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What the major parties’ climate policies mean for global warming – Sydney Morning Herald

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The Greens’ 2030 target of a 74 per cent emissions reduction by 2030 and net zero by 2050, including a ban on coal mining and power by 2030, was consistent with limiting the global average temperature rise to 1.5 degrees.

Targets for emissions cuts of at least 60 per cent within the decade spruiked by prominent independent candidates such as Zali Steggall, Allegra Spender and Monique Ryan would also keep warming to 1.5 degrees, the analysis found.

Climate action is among the key issues for many voters this election campaign. They are taking on board scientists’ warnings that there is a crucial difference between what would happen to people and the planet under 1.5 and 2 degrees of global warming.

At 1.5 degrees of warming, the Great Barrier Reef would shrink by 70 to 90 per cent, while at 2 degrees, just 1 per cent of the reef would survive, according to the Australian Academy of Science.

The United Nations’ Intergovernmental Panel on Climate Change found droughts would become more frequent and intense under 2 degrees of warming, while limiting the temperature rise to 1.5 degrees would mean 50 per cent fewer people around the world would suffer water shortages.

Under 1.5 degrees, 14 per cent of the global population would be exposed to extreme heat in one year out of five, rising to 37 per cent of people with 2 degrees of warming.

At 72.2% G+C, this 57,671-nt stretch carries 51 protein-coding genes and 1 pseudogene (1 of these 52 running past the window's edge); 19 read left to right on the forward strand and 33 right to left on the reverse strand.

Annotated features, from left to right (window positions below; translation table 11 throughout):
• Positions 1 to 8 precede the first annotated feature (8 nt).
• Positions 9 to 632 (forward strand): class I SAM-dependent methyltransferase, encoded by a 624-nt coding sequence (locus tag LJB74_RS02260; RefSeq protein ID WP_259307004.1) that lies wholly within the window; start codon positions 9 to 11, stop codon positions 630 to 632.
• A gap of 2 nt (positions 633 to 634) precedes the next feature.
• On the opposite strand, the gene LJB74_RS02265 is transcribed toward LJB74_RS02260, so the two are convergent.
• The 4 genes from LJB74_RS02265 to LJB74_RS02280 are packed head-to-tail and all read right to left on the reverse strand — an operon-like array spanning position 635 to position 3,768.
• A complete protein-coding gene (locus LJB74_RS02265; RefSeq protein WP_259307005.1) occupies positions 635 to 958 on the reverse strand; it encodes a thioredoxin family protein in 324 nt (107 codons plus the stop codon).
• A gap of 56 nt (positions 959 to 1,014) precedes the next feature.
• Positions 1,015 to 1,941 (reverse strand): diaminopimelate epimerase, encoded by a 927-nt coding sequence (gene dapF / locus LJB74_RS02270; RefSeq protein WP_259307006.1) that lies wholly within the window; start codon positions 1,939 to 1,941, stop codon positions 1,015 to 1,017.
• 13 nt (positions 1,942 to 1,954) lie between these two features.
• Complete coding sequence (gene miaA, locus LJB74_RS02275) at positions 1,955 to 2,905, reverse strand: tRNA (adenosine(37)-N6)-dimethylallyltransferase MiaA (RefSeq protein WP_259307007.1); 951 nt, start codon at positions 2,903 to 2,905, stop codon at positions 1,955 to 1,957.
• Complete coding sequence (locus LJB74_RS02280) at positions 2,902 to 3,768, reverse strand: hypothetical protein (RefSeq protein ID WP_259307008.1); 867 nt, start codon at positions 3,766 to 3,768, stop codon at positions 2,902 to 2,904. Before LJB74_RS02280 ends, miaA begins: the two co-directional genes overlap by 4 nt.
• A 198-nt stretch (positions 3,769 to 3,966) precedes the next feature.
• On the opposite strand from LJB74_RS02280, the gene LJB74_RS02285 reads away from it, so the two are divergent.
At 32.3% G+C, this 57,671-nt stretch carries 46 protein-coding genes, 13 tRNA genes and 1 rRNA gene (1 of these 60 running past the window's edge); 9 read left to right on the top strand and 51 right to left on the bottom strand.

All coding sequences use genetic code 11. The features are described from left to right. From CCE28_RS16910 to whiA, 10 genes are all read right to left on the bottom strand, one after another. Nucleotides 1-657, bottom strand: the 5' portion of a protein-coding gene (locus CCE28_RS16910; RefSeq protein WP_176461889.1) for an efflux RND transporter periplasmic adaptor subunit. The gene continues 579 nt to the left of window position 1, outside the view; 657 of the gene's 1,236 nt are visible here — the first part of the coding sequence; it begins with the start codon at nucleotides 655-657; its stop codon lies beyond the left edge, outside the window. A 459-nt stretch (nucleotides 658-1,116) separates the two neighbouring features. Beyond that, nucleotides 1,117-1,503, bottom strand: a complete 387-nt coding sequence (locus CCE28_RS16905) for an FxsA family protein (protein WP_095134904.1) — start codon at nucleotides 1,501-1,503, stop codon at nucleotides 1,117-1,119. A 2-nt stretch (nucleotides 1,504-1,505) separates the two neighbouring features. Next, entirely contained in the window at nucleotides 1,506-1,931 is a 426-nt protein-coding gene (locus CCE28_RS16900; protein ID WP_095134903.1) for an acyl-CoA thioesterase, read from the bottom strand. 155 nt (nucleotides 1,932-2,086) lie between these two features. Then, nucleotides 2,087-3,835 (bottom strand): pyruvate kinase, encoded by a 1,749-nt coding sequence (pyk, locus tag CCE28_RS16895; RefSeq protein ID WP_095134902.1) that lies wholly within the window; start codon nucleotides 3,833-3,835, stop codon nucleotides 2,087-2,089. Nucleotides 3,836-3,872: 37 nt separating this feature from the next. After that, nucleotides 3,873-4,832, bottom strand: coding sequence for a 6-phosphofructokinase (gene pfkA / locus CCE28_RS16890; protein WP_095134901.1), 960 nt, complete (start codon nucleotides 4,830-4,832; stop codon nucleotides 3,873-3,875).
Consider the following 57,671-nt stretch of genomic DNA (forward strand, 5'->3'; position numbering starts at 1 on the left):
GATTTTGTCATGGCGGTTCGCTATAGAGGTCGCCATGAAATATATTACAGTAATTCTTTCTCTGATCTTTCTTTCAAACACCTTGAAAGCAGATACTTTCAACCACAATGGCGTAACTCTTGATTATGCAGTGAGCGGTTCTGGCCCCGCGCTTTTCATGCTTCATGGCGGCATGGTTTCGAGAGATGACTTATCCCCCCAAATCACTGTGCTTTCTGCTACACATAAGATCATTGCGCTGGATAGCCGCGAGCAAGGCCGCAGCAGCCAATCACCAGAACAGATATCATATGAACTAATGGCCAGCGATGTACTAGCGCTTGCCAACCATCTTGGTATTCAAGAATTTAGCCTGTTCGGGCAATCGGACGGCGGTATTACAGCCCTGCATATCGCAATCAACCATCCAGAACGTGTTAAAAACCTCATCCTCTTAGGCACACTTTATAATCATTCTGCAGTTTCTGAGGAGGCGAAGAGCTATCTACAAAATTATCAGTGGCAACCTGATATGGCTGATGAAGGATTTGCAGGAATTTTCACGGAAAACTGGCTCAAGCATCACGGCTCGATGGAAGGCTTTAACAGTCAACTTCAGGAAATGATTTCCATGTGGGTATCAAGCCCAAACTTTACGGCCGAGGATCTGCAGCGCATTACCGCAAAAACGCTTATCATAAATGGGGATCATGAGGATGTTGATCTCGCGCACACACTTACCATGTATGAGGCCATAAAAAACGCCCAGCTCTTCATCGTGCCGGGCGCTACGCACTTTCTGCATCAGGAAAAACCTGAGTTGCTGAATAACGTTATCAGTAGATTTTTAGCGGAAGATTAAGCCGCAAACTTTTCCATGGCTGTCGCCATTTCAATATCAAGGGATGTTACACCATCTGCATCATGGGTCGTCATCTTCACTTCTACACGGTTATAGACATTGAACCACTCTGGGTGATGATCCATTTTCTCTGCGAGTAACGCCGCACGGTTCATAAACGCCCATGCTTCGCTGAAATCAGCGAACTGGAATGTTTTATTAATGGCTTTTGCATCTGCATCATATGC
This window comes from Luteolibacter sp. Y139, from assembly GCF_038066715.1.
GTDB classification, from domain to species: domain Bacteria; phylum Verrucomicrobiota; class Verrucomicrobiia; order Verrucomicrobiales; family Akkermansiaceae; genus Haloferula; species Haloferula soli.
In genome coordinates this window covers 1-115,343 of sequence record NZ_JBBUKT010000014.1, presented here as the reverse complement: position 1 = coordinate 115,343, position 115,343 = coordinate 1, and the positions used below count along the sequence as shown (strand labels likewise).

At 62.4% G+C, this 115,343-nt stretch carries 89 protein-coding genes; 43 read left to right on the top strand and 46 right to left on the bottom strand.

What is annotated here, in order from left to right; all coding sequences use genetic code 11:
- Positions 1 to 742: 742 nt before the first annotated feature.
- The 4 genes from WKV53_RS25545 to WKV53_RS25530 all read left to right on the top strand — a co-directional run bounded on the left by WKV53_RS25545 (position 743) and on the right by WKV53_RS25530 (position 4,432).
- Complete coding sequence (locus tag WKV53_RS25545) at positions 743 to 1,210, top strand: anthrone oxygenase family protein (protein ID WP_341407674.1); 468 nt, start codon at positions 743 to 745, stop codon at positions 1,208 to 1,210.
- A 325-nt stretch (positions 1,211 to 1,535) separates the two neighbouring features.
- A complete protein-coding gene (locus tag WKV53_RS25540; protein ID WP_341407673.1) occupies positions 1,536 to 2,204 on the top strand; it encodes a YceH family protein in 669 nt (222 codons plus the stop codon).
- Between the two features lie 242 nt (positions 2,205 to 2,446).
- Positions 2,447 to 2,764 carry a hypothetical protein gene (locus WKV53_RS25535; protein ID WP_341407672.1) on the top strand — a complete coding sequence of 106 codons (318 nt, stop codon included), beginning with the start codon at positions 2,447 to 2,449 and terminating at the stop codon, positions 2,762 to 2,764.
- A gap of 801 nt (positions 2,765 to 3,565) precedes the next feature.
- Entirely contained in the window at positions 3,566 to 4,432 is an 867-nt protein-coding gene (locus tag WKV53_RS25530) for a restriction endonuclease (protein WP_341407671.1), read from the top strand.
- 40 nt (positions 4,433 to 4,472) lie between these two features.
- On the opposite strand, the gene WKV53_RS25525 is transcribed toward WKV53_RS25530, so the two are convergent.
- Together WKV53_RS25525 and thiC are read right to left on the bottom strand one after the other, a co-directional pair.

The Coalition points to Australia’s 20 per cent reduction in emissions since 2005.

But like several previous analyses, Climate Analytics found 18 per cent of Australia’s emissions cuts have come from restrictions on tree clearing. Another 6 per cent saving was achieved in the electricity sector, where polluting coal- and gas-powered electricity is being replaced by solar and wind farms.

On the other side of the carbon ledger, emissions from industries outside the energy sector, such as mining, manufacturing and transport rose by a cumulative 4 per cent, bringing the overall emissions reduction down to 20 per cent.

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Most nations don’t rely on tree clearing for their emissions savings – the average emissions across the OECD have fallen 14 per cent without tree clearing, including 34 per cent in the UK and 21 per cent in the European Union.

International rules count tree clearing as a source of emissions, which means if fewer trees are cleared a country can claim it as emissions reduction.

NSW and Queensland state governments changed laws that restricted land clearing in the early 2000s, which means Australia can count significant emissions savings when the post-2005 rate of clearing is compared to the historical rate before the tighter laws came into place.

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